This is the second part of the teardown of the HP 3455A digital multimeter. It will deal with the logic part of the device. You can read the first part of the teardown HERE. And the last part, for the analog part, where all of the magic happens HERE.
Once you open this up, you will be greeted by this image:
On the top part you can see the analog part – that’s the one that’s fully shielded. These guys meant business. On the bottom part it’s the digital part where all (or some at least) the calculations are done. And the display is controlled. And the user interface. And the GPIB-ish bus. And the power supply.
The power supply is where it all starts. You can see it here:
It’s nothing special really – just a transformer and a linear power supply that gets the makes the required voltages. There’s a pretty big heatsink. Also, there’s a fan for the digital logic part – it generates a lot of heat apparently.
The digital part is pretty boring really – it’s pretty standard (albeit well designed and done) for this era of technology. A simple processor (one that uses an external ALU, memory and other features) controls the whole system through a (fairly) simple program. Here’s the processor board:
Yes, the logic board has a processor board, for some reason. And the processor, well, it’s a “nanoprocessor” – from what I’ve found on the internets, it’s a proprietary custom HP device. Because GO TO HELL STANDARD REPLACEABLE STUFF, THAT’S WHY! The small board contains ROM memories:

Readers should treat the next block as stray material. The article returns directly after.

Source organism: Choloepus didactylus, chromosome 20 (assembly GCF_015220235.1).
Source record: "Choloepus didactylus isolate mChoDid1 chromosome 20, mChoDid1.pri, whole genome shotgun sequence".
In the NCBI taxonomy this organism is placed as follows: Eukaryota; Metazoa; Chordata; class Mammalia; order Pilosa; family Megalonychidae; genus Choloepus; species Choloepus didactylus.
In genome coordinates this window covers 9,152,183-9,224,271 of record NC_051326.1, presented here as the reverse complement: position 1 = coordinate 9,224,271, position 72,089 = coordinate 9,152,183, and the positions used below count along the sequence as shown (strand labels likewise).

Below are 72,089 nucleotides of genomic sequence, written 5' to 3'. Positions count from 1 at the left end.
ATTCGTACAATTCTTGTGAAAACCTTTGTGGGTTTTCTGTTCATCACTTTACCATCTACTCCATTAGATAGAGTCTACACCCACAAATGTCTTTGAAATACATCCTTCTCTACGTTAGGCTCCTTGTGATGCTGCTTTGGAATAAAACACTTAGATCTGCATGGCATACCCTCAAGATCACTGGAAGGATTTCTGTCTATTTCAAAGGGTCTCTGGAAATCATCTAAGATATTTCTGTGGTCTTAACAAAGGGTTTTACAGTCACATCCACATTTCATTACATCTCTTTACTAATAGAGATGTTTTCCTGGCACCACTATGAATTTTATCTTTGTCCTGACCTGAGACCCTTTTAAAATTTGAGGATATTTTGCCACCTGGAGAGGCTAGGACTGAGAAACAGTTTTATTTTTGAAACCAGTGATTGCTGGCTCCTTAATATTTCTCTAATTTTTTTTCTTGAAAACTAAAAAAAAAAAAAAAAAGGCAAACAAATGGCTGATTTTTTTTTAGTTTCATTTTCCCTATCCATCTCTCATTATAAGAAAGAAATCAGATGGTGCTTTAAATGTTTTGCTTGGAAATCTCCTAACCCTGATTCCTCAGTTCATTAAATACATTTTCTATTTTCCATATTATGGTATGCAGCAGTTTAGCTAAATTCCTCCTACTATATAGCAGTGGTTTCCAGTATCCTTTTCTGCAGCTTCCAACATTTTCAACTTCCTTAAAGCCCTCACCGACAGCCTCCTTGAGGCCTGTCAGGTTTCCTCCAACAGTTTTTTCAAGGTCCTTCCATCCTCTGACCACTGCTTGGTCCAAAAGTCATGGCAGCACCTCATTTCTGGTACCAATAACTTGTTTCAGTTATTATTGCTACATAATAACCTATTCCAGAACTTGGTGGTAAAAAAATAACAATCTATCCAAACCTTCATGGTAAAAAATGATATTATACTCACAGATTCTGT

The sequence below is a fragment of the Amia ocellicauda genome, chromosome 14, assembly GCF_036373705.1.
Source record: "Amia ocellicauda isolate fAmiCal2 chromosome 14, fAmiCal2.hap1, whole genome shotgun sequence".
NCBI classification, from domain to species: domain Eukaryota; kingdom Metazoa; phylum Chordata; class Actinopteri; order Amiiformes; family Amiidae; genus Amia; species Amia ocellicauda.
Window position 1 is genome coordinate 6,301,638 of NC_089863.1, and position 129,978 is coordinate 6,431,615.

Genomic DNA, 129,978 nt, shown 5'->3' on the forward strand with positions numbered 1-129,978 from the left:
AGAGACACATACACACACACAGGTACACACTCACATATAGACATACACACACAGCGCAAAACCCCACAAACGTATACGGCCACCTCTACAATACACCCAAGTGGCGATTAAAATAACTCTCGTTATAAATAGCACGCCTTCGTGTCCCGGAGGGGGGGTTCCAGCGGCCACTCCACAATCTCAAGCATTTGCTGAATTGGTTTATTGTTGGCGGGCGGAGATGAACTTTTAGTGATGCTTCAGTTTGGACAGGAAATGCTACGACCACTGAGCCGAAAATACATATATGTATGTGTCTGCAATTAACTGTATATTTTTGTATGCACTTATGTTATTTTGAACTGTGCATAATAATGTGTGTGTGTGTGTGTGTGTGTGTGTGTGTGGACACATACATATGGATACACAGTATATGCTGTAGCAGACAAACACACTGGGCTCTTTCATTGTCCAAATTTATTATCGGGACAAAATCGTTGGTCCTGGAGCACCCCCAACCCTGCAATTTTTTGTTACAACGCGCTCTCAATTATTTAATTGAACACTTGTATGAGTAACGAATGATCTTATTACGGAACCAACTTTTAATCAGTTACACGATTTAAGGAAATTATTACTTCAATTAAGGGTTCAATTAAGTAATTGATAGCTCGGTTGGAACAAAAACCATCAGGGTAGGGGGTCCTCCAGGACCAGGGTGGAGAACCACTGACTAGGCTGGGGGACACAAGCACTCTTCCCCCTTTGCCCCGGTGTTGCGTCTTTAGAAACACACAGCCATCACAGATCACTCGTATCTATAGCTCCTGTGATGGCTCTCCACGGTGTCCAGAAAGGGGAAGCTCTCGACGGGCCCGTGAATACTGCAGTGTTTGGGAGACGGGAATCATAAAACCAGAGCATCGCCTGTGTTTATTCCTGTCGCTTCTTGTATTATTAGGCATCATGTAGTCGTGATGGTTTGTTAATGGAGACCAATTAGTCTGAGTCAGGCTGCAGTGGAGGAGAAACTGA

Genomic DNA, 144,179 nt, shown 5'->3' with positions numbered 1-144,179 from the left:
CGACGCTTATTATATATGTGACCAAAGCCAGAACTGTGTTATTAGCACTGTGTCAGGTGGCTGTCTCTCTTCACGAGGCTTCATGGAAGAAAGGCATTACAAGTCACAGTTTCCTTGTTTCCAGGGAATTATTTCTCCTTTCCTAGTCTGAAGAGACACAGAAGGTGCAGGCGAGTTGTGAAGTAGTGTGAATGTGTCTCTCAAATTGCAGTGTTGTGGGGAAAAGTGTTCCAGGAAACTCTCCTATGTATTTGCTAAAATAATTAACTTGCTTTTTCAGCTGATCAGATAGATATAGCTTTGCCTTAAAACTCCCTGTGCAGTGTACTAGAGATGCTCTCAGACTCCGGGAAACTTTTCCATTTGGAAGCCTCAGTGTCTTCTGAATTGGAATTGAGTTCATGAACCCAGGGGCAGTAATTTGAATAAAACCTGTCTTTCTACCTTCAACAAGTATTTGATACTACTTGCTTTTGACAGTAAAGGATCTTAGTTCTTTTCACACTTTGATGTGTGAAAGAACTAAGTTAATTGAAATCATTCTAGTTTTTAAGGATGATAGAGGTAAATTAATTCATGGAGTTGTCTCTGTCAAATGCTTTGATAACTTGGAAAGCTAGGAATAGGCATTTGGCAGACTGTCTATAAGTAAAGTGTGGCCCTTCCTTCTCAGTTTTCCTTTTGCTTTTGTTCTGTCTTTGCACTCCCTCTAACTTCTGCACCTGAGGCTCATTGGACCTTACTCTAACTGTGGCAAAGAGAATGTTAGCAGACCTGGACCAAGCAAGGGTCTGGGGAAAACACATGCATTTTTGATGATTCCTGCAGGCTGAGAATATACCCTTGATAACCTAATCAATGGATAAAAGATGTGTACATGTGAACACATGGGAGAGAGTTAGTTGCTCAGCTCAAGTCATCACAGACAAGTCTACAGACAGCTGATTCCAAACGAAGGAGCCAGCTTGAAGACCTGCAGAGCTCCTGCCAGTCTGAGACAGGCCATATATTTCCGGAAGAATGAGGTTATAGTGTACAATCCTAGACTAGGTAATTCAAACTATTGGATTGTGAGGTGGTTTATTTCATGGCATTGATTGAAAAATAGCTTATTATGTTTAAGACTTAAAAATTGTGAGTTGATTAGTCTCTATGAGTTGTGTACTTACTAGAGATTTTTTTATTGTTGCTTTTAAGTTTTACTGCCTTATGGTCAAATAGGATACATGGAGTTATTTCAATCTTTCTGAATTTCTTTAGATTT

And the craziest jumper I’ve ever seen. The processor itself is a simple thing apparently – it doesn’t even have an ALU of its own (as there is one placed on the board below). You don’t get much simpler than that. Here’s a shot of the ALU… and shockingly even more logic!
The board also handles the display driver and muxing. So, here are the drivers and the connection:
One small detail that I noticed: HP uses its own part numbers and it doesn’t matter as to whom they are from originally. Note the various brands of ICs there – AMD, Ti, there’s a Motorola somewhere as well, and all of them are either completely renumbered, or have the HP part number added as well.
Another fun thing I’m not used to in this era is the power distribution bar – note the yellow little bars on the PCB. They are the distributor for the power.
Those who were paying attention will note that I have not shown the display and keyboard PCB. There’s a simple reason – it would require too much disassembly of the whole system and what exactly can we find? Buttons and LEDs? Interesting, tempting even, but not that much. Sorry.
And here’s the gallery – a few snaps of these were not in the original text. And stay tuned for the next part, where we shall take a peek into the analog part, which is a piece of art! Enjoy!